Peterborough City Council is set to receive a huge Government bailout after its finances suffered during the pandemic.
The Government announced this evening (February 10) that four councils – Eastbourne, Bexley, Luton, and Peterborough – are to receive taxpayer bailouts after being “unable to balance their budgets”.
Robert Jenrick told MPs that a “handful” of authorities are facing serious financial challenges, either due to “very poor management” or the impact of the Covid-19 pandemic.
As part of the deal, Peterborough Council will receive £4.8m in taxpayer money during the 2020/21 financial year to support with this its Covid-19 related costs, and up to £20m for 2021/22 through the awarding of a Capitalisation Direction.
He did not confirm the identities of the four authorities receiving extra support when speaking in the Commons but the four councils were later named by the Ministry of Housing, Communities and Local Government.
Councillor John Holdich, leader of Peterborough City Council, said: “We are delighted with the positive response we have received from MHCLG to our request for exceptional financial support. In allowing us a Capitalisation Direction, they are acknowledging that the council has done everything it can to deliver much-needed services efficiently. This includes the implementation of a financial recovery programme and an extensive review of our services and contracts to ensure they are achieving best value.
“It’s clear that they understand Peterborough’s unique challenges and have trust in our assessment of our position and our ability to run an effective council.”
Councillor David Seaton, the city council’s cabinet member for finance, added: “We can now put forward a balanced budget, and in addition this gives us a solid basis on which to continue discussions with Government on its plans for future funding for the sector. That is the key to truly sustainable funding for our ambitious and forward-thinking city.”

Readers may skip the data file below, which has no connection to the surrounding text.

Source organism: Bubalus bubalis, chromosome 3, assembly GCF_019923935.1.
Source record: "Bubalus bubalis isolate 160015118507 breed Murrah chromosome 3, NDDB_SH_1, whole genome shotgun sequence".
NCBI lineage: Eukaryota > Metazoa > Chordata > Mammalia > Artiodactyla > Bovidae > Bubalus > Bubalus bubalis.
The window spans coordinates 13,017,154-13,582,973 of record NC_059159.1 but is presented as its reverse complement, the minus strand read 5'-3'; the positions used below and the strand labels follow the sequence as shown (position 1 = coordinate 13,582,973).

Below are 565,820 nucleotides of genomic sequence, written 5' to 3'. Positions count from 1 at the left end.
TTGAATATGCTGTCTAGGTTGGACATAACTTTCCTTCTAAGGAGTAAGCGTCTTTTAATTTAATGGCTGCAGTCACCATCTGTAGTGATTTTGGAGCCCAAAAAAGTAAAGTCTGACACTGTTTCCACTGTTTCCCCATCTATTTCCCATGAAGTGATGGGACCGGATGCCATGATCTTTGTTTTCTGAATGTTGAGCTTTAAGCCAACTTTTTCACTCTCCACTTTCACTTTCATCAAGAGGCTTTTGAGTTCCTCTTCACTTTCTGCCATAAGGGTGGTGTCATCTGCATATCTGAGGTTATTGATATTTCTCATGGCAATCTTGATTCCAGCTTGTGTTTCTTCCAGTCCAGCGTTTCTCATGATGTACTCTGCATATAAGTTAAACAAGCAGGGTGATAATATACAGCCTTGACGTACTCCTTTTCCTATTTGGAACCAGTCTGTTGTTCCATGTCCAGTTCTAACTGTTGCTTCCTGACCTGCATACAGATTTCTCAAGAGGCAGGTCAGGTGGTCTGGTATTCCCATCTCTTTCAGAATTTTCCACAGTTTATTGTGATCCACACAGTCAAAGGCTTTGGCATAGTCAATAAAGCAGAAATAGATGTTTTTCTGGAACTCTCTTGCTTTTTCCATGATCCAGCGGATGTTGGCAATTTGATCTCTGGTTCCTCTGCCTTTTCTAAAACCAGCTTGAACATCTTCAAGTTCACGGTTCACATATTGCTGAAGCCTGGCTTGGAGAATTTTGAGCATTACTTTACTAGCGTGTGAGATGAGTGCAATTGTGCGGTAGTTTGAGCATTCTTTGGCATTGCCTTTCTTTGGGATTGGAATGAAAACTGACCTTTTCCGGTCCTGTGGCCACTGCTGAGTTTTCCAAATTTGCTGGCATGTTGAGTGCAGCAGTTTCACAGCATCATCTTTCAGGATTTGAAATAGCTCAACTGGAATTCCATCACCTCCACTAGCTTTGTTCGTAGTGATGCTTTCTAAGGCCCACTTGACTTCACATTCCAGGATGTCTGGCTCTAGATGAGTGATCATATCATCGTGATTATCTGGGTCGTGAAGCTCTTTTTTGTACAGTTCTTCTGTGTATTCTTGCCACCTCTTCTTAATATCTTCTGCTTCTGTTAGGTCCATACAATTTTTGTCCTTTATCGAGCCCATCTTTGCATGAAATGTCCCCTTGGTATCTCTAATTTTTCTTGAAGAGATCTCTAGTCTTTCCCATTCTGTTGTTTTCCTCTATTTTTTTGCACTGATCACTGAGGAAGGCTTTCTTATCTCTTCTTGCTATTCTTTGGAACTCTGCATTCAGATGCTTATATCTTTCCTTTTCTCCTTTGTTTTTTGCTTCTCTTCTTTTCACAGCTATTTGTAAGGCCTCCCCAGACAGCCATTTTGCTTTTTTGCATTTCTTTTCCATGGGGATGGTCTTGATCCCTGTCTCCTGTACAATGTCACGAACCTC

Through the bailouts Luton Council will receive the largest bailout, valued at £35m during the 2020/21 financial year, while Bexley will receive £3.87m.
Eastbourne Council will receive £6.8m from the taxpayer for the 2020/21 financial year. It will then receive a further £6m the following year. Eastbourne Council has lost around 60% of its revenue, largely due to the lack of tourism during the pandemic.
Speaking as MPs considered local government finance motions, Mr Jenrick said: “We know that a handful of councils face serious financial challenges.
“Some, it has to be said, due to very poor management, but others due to the exceptional events of the past year. There is quite a broad range.
“Today we’re publishing details of the targeted support we’re providing to four councils unable to balance their budgets without an additional recourse to Government.
“This aid is provided on an exceptional basis, with these councils subject to rigorous reviews of their financial positions, their governance, ability to meet some or all of their budget gaps for the next year without Government funding.
“Taxpayer support of this kind is never provided lightly and in return for the increased flexibility afforded to councils next year, we expect sound financial management with residents shielded from unaffordable increases.”
He added: “I wish I could say that here in our nation’s great capital that the Greater London Authority is blazing a trail others might wish to follow, but sadly the opposite is true.”
Mr Jenrick also confirmed he has “reluctantly” met a request to allow a near-10% council tax rise in London without the need for a referendum.
He said the final decision rests with Mayor of London Sadiq Khan and urged him to “abandon this ill-judged pursuit of tax hikes and behave responsibly”.
A referendum is usually required if councils propose raising the tax by 2% or more.